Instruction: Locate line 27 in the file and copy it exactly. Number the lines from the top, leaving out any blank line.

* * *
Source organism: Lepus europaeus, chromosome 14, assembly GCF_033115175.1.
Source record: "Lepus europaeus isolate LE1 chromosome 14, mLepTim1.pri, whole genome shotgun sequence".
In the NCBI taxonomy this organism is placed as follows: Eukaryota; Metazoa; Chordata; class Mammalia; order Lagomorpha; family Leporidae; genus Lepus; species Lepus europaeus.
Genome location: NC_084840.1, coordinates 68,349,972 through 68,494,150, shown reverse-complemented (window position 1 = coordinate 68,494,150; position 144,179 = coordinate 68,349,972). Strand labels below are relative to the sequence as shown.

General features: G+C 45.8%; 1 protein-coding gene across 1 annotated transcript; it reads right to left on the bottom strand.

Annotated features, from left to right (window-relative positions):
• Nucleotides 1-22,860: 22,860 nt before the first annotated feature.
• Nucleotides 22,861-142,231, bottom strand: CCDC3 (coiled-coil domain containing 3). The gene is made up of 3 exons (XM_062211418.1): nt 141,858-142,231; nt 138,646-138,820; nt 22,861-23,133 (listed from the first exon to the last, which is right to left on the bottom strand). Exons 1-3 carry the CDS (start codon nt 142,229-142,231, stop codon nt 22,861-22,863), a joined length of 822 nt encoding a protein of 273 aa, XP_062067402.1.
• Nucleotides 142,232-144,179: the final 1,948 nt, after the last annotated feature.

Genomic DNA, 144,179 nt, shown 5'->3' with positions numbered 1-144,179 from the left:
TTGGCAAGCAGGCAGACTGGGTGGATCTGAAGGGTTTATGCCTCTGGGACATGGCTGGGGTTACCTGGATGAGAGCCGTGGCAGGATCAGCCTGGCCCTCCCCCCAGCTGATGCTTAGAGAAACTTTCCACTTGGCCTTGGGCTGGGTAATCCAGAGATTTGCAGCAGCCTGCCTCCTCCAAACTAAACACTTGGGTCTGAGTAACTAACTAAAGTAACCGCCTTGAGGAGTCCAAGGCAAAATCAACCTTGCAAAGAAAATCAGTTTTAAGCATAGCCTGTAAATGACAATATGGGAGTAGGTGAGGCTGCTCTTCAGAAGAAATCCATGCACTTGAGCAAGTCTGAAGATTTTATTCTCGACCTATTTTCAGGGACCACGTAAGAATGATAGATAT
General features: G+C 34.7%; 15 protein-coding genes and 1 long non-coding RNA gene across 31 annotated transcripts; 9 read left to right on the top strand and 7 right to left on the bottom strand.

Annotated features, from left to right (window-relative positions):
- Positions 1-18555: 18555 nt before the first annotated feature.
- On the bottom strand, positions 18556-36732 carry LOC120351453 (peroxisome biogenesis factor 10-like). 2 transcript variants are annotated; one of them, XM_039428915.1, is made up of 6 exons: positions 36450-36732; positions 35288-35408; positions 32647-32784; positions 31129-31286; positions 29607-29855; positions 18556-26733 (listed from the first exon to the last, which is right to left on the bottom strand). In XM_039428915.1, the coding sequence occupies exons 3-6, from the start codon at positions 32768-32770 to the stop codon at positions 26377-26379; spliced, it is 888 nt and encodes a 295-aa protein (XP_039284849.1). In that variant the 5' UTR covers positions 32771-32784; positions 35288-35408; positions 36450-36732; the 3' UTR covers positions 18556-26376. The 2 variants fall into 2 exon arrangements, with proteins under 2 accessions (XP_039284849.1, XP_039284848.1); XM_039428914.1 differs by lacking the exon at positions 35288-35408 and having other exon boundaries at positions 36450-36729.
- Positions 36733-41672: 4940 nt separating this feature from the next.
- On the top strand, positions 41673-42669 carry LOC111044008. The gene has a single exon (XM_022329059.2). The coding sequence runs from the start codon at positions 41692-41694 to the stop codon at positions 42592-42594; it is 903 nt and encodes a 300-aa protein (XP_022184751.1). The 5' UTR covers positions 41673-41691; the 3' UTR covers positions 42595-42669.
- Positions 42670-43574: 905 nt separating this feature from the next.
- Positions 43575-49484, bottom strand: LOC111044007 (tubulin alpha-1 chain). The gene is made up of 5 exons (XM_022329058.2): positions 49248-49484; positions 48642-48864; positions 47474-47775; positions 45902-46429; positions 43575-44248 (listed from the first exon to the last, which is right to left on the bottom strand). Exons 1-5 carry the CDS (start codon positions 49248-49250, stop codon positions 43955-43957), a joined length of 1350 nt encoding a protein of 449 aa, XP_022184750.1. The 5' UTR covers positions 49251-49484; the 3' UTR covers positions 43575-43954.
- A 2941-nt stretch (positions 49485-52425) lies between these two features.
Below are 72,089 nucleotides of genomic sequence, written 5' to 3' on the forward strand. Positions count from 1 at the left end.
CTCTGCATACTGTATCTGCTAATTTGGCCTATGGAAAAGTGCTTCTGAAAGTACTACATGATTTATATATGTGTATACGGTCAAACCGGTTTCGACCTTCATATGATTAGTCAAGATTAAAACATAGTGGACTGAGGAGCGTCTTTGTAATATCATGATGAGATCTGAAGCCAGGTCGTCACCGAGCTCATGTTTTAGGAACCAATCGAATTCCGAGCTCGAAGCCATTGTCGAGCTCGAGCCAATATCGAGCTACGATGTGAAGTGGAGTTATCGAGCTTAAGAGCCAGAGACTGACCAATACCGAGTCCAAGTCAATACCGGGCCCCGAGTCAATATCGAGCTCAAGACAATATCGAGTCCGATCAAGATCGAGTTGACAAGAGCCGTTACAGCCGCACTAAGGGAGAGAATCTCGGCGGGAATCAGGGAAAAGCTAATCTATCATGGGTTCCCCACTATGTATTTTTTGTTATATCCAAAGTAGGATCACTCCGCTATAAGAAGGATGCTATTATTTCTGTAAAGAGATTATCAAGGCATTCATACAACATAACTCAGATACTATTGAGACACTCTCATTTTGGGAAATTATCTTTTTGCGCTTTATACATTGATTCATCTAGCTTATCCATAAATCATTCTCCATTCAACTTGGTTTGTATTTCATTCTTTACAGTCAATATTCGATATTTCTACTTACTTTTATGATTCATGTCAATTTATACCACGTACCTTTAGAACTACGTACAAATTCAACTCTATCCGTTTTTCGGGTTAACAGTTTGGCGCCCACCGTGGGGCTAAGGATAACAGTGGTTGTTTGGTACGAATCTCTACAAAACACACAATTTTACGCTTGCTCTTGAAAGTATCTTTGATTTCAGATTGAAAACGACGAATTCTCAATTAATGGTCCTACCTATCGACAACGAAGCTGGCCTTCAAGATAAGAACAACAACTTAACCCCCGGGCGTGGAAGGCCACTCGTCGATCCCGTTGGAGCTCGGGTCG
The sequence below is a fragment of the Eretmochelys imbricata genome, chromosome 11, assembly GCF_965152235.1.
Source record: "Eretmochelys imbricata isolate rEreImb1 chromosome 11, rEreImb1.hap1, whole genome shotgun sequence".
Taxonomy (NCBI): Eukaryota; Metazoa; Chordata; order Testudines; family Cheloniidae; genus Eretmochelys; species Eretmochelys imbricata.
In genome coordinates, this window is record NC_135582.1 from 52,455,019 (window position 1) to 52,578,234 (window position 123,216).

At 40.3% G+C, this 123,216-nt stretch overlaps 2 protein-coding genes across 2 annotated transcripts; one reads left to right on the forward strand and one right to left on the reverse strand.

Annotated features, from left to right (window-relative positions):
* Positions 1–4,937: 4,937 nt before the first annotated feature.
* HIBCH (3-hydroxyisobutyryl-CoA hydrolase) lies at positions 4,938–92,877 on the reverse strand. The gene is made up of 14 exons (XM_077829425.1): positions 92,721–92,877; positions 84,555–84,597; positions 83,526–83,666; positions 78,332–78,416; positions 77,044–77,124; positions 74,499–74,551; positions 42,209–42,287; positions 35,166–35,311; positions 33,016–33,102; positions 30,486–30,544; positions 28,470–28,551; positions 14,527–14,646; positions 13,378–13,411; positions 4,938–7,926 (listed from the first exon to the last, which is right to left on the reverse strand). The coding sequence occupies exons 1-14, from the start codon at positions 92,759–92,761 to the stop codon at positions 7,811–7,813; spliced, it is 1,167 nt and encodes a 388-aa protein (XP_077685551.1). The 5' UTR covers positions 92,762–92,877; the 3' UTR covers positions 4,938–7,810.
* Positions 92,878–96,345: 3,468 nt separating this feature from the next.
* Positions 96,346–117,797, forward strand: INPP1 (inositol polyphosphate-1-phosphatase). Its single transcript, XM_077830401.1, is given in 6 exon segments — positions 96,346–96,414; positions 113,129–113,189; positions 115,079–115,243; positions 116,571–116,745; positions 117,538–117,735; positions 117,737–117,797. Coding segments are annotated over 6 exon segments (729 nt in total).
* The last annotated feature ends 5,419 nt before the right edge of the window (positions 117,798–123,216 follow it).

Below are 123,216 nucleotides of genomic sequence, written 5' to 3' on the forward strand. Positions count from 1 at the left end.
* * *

At 40.3% G+C, this 123,216-nt stretch overlaps 2 protein-coding genes across 2 annotated transcripts; one reads left to right on the forward strand and one right to left on the reverse strand.